How do birds react to drones

Drones are stressful for birds

How strongly do birds perceive drones as a danger? Researchers at the Sempach ornithological station investigated this question in a study. The findings are to flow into new guidelines.

(sda) So far, birds have been relatively undisturbed in the airspace. But more and more they have to share it with drones. In general, birds are more sensitive to remote-controlled flying objects than other wild animals, as a comprehensive literature study by the Sempach ornithological station in the journal “Plos One” shows.

However, birds react differently depending on the bird species. Some birds have already fled when the drone is still a long way away, according to the statement from the ornithological station on the study. Other species only showed increased alertness or did not seem to respond at all.

However, this does not mean that the drones have no negative impact, warn the experts: breeding birds usually stay in the nest even if they are disturbed, but could still be under stress. If they are disturbed too strongly and repeatedly, they can break off the brood or not even start. Swarms are quicker to flee.

Also a question of size

In general, large birds react more than small ones, and flocks of birds are more likely to flee than individual individuals or small groups, the researchers note. The size of the drone and the noise it causes also play a role.

Based on the findings, the ornithological station developed recommendations to keep the influence of drones on birds and other wild animals as low as possible. Together with authorities, drone users and nature conservation actors, rules for wildlife-friendly use of drones are to be developed over the next few months.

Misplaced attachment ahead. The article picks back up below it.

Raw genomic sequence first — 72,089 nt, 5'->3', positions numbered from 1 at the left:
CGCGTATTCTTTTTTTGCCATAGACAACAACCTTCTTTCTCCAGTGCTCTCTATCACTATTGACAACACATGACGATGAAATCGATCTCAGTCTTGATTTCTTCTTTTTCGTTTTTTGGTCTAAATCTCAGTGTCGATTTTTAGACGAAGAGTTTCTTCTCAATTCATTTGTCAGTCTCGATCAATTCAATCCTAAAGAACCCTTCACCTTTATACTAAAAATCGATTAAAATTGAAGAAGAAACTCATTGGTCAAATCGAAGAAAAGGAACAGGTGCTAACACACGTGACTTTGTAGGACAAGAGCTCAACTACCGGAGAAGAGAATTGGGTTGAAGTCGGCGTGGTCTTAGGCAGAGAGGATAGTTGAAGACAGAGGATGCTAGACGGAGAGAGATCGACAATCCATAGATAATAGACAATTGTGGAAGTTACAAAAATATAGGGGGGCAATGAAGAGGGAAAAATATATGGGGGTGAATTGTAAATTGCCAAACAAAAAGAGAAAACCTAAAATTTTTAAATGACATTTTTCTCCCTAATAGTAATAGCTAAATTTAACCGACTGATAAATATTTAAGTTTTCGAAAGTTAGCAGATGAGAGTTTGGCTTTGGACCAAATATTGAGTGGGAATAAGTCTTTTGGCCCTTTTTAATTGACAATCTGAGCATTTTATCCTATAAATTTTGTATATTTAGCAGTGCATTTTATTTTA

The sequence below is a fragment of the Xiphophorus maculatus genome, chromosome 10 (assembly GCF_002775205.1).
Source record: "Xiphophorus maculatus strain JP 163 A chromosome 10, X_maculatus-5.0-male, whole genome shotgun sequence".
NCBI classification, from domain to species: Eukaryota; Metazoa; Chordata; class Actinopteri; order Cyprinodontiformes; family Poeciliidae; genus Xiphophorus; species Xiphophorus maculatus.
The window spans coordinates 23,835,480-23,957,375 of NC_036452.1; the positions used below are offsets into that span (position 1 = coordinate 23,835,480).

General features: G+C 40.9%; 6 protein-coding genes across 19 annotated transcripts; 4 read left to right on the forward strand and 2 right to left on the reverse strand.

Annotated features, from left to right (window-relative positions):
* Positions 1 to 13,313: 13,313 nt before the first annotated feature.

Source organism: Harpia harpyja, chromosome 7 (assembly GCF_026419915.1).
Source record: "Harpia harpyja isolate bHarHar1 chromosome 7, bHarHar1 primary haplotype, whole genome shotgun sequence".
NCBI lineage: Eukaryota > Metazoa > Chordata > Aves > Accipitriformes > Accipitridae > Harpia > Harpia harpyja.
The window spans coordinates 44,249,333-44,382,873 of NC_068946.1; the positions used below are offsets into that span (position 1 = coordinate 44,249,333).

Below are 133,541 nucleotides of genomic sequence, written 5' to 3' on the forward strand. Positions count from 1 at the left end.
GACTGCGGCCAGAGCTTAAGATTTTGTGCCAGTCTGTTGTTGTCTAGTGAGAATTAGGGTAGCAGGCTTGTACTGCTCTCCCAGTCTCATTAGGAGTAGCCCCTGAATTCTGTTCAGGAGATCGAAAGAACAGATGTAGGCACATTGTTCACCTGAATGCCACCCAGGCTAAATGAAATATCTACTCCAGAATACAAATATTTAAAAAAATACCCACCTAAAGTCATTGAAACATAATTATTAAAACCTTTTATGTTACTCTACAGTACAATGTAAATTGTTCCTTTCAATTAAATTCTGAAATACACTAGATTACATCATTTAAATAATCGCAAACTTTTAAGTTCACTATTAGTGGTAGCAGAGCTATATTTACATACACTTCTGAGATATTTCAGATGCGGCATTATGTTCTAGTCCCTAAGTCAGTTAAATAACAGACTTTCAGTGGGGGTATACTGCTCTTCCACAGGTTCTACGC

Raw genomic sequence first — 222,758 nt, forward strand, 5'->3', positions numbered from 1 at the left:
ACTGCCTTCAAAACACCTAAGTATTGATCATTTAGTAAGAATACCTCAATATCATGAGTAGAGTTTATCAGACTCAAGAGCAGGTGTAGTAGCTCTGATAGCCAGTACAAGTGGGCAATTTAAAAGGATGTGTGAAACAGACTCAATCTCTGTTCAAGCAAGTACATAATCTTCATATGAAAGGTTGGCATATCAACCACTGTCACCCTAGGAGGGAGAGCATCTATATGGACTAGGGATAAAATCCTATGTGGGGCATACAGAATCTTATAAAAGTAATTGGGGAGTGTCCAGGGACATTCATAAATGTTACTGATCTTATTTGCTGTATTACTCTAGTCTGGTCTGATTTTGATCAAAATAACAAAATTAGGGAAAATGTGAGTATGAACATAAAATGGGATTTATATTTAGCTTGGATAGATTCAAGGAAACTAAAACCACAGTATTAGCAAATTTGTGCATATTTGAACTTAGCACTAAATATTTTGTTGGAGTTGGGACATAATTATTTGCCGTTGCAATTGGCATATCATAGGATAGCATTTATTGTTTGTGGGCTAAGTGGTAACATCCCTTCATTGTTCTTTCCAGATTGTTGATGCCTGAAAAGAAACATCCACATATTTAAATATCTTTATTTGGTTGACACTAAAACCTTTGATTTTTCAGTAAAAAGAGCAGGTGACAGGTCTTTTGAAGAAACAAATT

According to the recommendations, flights along cliffs should be avoided. This is especially true from February to July, when the peregrine falcon and eagle owl breed, both of which are sensitive to disturbances. You should also avoid take-offs and landings as well as abrupt changes of direction in the vicinity of birds.

A research dilemma? Flights in and over nature reserves should also be taboo, says the message. There is already a flight ban over bird reserves and federal hunting areas, which must be observed.

Moral Dilemma for Researchers

For researchers, however, this results in a certain moral dilemma, as drones are also increasingly being used to take stock of birds and other wild animals.

"Compared to an inspection of the area to count or the ascent of a person to an eyrie, drones represent a significantly lower disruption," said Michael Schaad from the ornithological station on request. However, due to the simplicity of the use of drones, the temptation is great to collect more data than before, so that the overall disruption could become greater. The ornithological station itself has not yet used drones.